Through the use of CPTED concepts and principles, I.C.P Consulting will work to provide you with the tools to help deter criminals from committing crime at your property.
What is CPTED and how does it work:
- CPTED deters crime through designing a physical environment that positively influences human behavior.
- CPTED is an approach to problem solving that considers environmental conditions and the opportunities they offer for crime or other unintended and undesirable behaviors. CPTED attempts to reduce or eliminate those opportunities by using elements of the environment to deter crime by:
* Controlling Access (Natural Access Control)
* Providing opportunities to see and be seen (Natural Surveillance)
* Defining ownership (Territorial Reinforcement)
* Identifying Long Term Controls (Maintenance)
- CPTED may be distinctly different from traditional policing, yet it is very consistent with problem oriented policing, in four ways:
* It considers a broad array of problems, not just crime.
* It requires a systematic analysis of crime events and the conditions and factors that contribute to opportunities for crime.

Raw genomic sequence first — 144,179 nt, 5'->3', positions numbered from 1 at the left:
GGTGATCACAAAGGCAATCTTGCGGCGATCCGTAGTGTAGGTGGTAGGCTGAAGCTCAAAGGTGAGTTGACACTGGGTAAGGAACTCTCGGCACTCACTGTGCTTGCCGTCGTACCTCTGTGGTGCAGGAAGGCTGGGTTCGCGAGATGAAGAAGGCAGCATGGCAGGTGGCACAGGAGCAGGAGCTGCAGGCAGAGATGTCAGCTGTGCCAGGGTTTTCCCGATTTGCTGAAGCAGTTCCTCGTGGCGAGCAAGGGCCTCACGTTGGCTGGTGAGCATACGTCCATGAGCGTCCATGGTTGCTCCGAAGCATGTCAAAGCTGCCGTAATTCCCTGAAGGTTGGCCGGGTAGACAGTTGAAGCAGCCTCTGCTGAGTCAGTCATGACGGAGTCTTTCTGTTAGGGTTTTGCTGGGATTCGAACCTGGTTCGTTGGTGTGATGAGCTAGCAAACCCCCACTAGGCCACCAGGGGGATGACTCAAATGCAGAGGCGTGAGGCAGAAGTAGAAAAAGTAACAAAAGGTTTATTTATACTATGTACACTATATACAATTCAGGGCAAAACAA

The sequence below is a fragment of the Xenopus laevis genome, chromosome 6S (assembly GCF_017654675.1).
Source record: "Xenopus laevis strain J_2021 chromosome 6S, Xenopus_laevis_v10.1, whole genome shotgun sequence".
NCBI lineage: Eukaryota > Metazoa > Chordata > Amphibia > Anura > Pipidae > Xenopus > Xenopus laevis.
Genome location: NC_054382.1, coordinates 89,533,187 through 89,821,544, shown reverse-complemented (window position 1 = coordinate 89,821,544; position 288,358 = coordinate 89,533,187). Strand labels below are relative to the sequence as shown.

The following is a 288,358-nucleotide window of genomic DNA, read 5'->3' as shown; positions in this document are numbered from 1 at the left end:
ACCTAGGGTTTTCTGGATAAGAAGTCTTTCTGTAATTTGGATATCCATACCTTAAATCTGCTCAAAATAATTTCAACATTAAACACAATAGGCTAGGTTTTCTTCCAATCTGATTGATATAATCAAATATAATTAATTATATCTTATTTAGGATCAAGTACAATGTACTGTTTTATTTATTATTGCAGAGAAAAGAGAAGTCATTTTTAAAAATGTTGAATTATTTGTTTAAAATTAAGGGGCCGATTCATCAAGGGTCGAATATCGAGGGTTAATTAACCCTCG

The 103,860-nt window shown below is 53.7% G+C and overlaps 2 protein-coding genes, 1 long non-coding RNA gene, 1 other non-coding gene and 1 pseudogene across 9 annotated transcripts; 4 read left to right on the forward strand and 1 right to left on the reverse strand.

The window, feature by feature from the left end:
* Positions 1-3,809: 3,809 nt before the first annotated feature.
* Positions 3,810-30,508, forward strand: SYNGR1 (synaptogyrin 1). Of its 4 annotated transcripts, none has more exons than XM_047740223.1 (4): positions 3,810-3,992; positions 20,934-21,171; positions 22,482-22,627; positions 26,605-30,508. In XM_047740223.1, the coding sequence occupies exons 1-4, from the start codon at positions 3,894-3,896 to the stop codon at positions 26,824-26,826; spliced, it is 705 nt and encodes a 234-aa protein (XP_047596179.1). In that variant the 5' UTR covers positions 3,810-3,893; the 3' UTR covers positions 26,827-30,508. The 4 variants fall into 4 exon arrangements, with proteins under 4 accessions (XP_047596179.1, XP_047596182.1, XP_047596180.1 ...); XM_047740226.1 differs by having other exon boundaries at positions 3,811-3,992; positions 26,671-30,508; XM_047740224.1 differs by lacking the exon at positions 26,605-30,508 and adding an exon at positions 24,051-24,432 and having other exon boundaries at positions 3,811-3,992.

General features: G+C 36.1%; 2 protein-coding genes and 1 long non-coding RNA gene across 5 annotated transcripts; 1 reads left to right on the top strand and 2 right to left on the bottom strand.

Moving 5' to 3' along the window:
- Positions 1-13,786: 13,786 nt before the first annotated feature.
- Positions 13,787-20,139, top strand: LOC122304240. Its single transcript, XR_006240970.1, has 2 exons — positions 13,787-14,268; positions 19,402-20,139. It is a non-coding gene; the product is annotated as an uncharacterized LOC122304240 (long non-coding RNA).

* It results in a set of programs or strategies that are proactive and tailored to the problem and the location.
* It engages an array of citizens, government agencies, and local institutions, each of which has a role to play in defining the problem and deciding upon an appropriate solution, as well as some accountability for long–term improvements.
- Contemporary approaches, including CPTED, emerged out of research on the relationship between crime and place, theories known variously as environmental criminology, situational prevention, rational choice theory, or routine activities theory, among others. Each theoretical approach focuses on the crime event and how a criminal offender understands and uses the environment to commit a crime.
Like CPTED, this research asks, why here?
Broken Window Theory–
James Wilson and George Kelling
Concept is no matter what type of neighborhood, if a building is left with a broken window, grafitti, trash, etc., long enough, disorder and decline of the building or area surrounding it will spread.
Jane Jacobs – The Death and Life of Great American Cities
“The first thing to understand is that the public peace….is not kept primarily by the police, as necessary as police are. It is kept by an intricate, almost unconscious network of voluntary controls and standards among people themselves…No amount of police can enforce civilization where the normal, casual enforcement of it has broken down.”